Getting information from your customers/users is critical to quickly test and improve your product. However, this is often easier said than done. In the early stages of a product it can be hard to determine what impact (if any) your features are having. Further, if sufficient time is not put into thinking about what will determine success before product development begins, there is a big risk of spending too many resources on the wrong things. This is where a disciplined approach to collecting insights helps. Insights are something that gives an accurate and deeper understanding of how your product can better deliver value.
To start, you can collect data from your application. Quantitative data is comforting because, if done well, it can provide a strong foundation to understand your product and how users behave. As they say, “numbers don’t lie.” In most small companies though there often isn’t enough data to attribute strong statistical significance to anything. Margins or error are enormous and collecting enough data can take weeks. Further, the big concern about trying to find trends in data is that you have a high likelihood of coming to a conclusion that isn’t connected to the real world. Errors in data analysis are some of the things that keep all product people up at night. Numbers don’t lie but we can certainly lie to ourselves as to what they mean.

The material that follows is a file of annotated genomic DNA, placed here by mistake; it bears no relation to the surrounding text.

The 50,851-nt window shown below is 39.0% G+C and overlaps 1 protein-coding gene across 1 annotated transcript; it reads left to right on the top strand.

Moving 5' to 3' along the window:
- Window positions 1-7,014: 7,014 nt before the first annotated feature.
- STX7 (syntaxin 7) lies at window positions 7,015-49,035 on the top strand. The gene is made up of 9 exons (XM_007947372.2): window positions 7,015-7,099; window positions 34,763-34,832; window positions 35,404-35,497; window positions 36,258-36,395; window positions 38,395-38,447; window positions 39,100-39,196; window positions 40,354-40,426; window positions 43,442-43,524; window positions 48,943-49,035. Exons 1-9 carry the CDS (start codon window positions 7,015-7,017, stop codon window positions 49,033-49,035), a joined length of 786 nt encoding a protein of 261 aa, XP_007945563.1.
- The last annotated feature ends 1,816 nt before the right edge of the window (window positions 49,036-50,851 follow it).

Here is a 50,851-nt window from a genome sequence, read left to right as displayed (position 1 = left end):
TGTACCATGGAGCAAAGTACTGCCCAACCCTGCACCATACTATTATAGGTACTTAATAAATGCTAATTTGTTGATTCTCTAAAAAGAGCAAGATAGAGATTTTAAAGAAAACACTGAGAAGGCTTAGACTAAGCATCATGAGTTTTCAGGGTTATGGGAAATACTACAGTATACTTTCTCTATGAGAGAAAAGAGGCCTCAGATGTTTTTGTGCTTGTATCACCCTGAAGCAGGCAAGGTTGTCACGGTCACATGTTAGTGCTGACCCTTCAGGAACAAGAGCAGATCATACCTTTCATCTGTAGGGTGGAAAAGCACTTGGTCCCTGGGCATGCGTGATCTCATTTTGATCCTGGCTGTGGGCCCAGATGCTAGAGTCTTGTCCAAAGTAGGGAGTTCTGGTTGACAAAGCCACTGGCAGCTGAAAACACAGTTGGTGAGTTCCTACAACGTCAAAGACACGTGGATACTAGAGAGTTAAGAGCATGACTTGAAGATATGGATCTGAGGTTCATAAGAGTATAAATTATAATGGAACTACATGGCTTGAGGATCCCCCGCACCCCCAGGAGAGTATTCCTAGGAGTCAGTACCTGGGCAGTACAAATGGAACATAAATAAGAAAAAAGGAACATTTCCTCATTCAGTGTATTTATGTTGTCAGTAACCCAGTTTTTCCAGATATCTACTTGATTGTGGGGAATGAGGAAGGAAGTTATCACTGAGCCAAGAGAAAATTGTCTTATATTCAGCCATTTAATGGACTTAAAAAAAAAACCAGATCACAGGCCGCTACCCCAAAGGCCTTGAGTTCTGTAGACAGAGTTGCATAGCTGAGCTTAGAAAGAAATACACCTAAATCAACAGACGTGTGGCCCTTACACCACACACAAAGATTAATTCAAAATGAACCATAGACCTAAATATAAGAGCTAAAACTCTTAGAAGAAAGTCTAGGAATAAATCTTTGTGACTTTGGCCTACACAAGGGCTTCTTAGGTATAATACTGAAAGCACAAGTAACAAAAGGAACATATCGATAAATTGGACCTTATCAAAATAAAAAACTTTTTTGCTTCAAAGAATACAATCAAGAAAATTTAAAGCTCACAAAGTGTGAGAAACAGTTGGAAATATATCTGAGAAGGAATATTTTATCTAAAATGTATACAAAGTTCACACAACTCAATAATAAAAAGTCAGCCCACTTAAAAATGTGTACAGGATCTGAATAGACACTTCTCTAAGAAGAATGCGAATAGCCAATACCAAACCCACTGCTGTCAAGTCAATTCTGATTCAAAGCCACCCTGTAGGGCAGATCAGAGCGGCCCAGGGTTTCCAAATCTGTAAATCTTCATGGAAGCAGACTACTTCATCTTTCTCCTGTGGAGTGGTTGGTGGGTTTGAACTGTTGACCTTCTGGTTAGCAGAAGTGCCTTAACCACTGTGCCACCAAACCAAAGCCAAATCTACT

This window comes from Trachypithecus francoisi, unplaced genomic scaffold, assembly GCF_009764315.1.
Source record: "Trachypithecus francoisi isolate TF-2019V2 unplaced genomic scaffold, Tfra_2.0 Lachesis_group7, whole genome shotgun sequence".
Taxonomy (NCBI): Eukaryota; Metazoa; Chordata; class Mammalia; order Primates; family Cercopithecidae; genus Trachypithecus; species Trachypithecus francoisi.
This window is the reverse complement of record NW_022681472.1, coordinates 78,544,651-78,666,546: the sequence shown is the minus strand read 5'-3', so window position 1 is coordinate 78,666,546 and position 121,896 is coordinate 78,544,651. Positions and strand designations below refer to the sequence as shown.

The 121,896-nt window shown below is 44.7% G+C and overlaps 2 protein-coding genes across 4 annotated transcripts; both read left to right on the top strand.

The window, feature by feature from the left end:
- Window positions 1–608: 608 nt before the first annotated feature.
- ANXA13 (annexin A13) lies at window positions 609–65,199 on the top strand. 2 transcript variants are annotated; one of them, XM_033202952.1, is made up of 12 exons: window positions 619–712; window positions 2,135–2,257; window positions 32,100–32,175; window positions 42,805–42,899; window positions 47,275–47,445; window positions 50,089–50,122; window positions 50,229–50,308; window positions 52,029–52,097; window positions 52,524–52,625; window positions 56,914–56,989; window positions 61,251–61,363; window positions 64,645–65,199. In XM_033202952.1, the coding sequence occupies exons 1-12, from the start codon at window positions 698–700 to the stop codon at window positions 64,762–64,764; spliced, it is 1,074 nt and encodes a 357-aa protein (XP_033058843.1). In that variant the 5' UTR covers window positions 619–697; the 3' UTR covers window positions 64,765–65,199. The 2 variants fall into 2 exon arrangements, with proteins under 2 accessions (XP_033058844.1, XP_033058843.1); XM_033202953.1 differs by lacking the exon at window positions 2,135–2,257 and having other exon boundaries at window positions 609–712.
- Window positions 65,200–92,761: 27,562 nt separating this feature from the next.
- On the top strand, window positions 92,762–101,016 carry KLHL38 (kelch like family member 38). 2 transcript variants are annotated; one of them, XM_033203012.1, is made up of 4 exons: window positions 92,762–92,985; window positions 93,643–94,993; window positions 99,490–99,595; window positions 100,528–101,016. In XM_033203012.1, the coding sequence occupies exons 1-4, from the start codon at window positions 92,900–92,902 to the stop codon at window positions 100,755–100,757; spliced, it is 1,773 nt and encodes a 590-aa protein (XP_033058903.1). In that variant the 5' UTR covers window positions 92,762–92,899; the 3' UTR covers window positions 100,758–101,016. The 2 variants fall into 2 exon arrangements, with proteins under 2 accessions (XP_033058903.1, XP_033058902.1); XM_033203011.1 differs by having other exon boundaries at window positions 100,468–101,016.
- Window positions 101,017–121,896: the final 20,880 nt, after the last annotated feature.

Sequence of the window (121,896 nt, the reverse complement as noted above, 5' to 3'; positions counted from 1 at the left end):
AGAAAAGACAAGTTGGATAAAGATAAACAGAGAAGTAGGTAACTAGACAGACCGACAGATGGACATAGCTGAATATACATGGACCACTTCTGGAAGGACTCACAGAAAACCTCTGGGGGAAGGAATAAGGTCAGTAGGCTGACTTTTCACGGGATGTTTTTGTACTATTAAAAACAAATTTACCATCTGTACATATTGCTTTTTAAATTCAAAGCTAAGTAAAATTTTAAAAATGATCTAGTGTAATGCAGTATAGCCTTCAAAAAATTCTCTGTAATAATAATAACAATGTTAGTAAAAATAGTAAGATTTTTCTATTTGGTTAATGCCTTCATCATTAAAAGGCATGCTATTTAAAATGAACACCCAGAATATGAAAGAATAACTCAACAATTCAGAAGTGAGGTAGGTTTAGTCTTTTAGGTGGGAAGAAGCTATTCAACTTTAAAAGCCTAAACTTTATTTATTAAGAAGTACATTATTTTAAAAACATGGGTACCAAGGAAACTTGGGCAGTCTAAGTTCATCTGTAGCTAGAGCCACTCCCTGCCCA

The flip side of collecting insights is qualitative data. This is what your customers/potential customers are actually saying about your product or service. Talking to customers is a great way to get rich, direct feedback into what features customers find or would find valuable. Further, qualitative data collection has more flexibility for serendipitous learning. There is a high likelihood that your customer is going to tell you something you never even considered when talking with them. However, the downside of qualitative feedback is that it is susceptible to bias. You might be asking leading questions which give you misleading information. Talking to customers is time intensive and each conversation may be divergent enough that you will not feel confident to make a conclusion after dozens of conversations.
Here is a quick list of things I have learned about quantitative and qualitative feedback:
- Track things in your application and know what questions you want to answer before you ship a new feature.
- Learn how to conduct user interviews that remove your own biases and conclusions from the questions. Read The Mom Test
- Empower other stakeholders in the organization to collect and share feedback with you. Sales and customer support feedback is crucial to take into consideration with other data.
- Find people who can challenge your conclusions and keep you from going on a fishing expedition to find data and evidence to support your assumptions.
- Do the best you can with what you got. You may not have 3000 NPS responses every month but 40-50 starts to paint a picture. 6 user interviews that are all pointing in the same direction is sometimes all you need to prioritize work.
Build in collecting and analyzing both qualitative and quantitative feedback in your process. Realize that you may make the wrong call from looking at your insights. However, that is why it is crucial to collaborate early and often when analyzing product insights and never assume your conclusions are static. The simple fact is that for as long time you will never have enough data to feel like you are truly making progress. What matters though is that you are doing the best you can with what you have at your disposal.